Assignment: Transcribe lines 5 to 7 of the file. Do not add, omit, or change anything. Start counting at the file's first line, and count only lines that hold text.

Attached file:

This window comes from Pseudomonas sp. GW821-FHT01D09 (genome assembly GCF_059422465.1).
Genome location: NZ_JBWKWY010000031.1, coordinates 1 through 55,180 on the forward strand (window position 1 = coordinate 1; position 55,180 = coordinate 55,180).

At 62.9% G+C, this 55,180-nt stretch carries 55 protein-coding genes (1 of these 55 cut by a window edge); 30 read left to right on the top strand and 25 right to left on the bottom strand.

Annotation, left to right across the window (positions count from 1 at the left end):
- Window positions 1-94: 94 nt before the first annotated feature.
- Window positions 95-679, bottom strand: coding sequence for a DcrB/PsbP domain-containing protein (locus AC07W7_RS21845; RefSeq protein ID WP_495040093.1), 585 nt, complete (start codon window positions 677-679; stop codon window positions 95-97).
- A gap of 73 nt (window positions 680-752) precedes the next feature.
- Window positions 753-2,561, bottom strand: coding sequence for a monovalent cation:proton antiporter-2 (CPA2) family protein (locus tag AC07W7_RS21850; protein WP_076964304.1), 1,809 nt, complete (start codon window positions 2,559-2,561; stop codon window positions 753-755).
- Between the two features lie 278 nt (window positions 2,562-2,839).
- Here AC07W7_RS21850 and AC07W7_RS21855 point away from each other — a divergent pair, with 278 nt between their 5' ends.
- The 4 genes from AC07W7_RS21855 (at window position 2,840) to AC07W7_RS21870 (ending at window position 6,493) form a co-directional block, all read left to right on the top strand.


- Window positions 1-94: 94 nt before the first annotated feature.
- Window positions 95-679, bottom strand: coding sequence for a DcrB/PsbP domain-containing protein (locus AC07W7_RS21845; RefSeq protein ID WP_495040093.1), 585 nt, complete (start codon window positions 677-679; stop codon window positions 95-97).
- A gap of 73 nt (window positions 680-752) precedes the next feature.